South Africans Must Shun Violence

Published on 2nd January 2019

I want all of us South Africans, every woman, man and child, to look at ourselves, and to examine our own behaviour and that of the institutions we work most closely with. Isn’t it time for all of us, working in our own areas of influence, to write our own story? We are on the cusp of 2019, and to me that means, while we know that embracing our vulnerabilities is risky, it is not nearly as dangerous as giving up on being part of something bigger than ourselves.

 There are many entry points I can use to highlight the need for illumination in South Africa. Let me focus on the one that worries me the most: the high levels of aggression we see in many areas of our society. I am going to talk tonight about three of those areas.

Firstly, many of you know that one of the sectors that is closest to my heart is the mining industry, where I have taken a very active role over the last three years in creating a safe space for all those involved – management, unions, government, local mining communities and civil society and faith-based organisations in those communities – to meet on an equal footing to voice divergent thinking, to address the challenges the industry faces and to seek opportunities for collaboration and resolution.

But what particularly worries me is the violent intimidation we have seen during strikes in recent weeks, not only in mining but in the plastics industry. To date three people have been killed and others injured in the strike at the Sibanye-Stillwater mines, and a security guard has died after being doused with petrol and set alight at an East Rand plastics company.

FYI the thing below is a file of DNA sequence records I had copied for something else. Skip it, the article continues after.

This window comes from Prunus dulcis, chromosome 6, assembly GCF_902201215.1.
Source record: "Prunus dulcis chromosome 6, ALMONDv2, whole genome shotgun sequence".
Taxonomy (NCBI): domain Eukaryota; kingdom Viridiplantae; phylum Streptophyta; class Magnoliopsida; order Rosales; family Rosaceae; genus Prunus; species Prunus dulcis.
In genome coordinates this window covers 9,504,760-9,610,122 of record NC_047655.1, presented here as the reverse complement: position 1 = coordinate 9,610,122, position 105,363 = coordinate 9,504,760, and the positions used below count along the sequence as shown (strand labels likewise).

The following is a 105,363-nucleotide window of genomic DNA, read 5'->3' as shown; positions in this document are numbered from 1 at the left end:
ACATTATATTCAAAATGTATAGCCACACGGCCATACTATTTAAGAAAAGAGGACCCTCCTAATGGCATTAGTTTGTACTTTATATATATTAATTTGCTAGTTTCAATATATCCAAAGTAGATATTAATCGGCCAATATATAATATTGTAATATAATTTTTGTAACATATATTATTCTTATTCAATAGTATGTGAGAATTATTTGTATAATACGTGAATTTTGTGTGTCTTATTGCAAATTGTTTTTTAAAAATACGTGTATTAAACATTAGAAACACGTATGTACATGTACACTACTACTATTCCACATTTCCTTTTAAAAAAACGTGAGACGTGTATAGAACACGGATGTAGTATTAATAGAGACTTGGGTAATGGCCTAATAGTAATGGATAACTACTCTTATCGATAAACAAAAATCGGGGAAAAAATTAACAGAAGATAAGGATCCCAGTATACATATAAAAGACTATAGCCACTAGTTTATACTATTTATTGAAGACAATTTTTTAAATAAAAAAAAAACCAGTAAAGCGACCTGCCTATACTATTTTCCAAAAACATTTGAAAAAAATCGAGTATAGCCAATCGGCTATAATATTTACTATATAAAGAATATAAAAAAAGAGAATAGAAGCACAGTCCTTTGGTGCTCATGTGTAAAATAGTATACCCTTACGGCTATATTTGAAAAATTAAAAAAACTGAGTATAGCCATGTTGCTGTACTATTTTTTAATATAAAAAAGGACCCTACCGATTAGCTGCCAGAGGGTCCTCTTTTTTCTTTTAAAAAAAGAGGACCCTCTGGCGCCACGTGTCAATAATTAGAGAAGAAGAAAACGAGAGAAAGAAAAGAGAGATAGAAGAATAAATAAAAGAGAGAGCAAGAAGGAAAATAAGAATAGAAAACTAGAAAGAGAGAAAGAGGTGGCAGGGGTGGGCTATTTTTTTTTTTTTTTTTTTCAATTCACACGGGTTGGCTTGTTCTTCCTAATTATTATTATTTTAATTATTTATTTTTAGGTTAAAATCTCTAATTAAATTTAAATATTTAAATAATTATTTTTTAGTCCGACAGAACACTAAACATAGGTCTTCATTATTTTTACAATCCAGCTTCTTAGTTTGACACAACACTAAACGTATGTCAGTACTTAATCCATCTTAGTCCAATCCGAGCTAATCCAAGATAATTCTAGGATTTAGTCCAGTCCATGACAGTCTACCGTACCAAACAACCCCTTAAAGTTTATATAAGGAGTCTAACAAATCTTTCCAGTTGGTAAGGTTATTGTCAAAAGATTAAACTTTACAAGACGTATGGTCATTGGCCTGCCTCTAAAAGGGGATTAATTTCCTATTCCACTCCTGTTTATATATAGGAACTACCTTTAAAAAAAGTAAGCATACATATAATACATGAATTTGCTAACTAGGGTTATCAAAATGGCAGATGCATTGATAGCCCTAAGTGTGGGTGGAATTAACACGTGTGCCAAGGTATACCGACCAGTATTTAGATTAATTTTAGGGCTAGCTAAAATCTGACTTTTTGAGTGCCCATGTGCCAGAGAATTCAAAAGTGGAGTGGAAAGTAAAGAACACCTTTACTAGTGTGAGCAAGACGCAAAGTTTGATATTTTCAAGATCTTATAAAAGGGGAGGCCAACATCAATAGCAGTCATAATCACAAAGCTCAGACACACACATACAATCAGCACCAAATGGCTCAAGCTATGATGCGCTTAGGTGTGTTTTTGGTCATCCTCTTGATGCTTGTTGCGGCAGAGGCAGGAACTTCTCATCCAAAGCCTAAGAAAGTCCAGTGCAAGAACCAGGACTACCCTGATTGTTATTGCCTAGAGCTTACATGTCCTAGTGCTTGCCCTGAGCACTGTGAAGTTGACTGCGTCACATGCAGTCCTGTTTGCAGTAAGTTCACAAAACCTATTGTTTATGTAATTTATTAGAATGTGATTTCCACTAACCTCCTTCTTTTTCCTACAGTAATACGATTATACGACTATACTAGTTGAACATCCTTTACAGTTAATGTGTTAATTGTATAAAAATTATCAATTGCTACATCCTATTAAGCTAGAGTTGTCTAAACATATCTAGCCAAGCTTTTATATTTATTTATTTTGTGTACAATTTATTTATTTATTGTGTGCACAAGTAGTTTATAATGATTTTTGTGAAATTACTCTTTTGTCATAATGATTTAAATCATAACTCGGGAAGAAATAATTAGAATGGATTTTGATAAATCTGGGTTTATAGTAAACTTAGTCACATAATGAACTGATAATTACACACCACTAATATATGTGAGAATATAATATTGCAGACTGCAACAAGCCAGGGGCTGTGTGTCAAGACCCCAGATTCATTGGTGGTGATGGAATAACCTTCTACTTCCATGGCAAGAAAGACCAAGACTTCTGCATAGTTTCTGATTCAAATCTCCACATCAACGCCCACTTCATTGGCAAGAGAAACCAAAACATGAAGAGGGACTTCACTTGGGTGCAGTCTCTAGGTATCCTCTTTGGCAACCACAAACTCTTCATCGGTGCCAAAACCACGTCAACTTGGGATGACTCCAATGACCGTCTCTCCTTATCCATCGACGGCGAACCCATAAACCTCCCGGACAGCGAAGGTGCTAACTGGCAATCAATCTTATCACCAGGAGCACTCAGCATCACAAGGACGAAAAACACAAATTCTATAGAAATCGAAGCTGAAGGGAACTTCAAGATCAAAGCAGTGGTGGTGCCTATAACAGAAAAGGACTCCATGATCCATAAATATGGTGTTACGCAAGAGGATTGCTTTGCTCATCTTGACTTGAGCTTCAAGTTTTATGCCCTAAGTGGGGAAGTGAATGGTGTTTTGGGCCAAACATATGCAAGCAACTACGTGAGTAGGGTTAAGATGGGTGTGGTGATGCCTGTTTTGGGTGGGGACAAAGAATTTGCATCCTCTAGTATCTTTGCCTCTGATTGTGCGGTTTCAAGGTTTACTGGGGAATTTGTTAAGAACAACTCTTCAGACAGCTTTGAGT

Secondly, I am alarmed at the levels of aggression we are seeing in our schools, with learners attacking one another and even their teachers. During this past year, there have been scores of cases in which learners have assaulted their teachers in classrooms in the Western Cape. In other parts of the country, we have seen shocking videos of learners attacking their teachers. In one school in Gauteng a learner pulled a gun and threatened to shoot a teacher. In another in North West, a learner is alleged to have stabbed a teacher to death in a classroom.

 Similarly, service delivery protests are rarely free of violence and the destruction of government property such as libraries, schools and clinics – the very facilities that are there to serve the communities that are inflicting this damage. And at the same time, as highly contested elections loom next year, we are seeing a spike in threats of violence, as well as the ongoing killings of political opponents in some parts of the country.

 We welcome the changes in government since last Christmas, when I called for the replacement of the president at the time. We welcome those steps taken to clean up government and to root out corruption in the public and private sectors. But how far will good, clean government take us when people are being killed on picket lines, stabbed in our schools, beaten up in service delivery protests and assassinated in disputes over who will hold public office?

 We are a nation that has grown up believing that outcomes are achieved only through violence. Our leaders, whether in government, business, organised labour, education and politics, have a significant responsibility to provide the moral leadership to redefine how we disagree, how we find consensus and create the society that we all strive for. But the solution lies ultimately in our own hands. The historical context of the interrelationship between protest and violence does not justify this psyche and behaviour. We will not be able to say that the quality of life for ordinary South Africans has been improved by our liberation from oppression until we are also liberated from our instinct to solve problems through violence, whether in schools, in workplaces or in political campaigning. This is a critical issue for our country, one that needs to be acknowledged and addressed. The flames of darkness associated with violence need to be extinguished forever. We owe no less to the Prince of Peace.

So we have much to work through in our hearts, much to be grateful for and much to contend with in the days ahead.

Archbishop Thabo Makgoba

Cape Town


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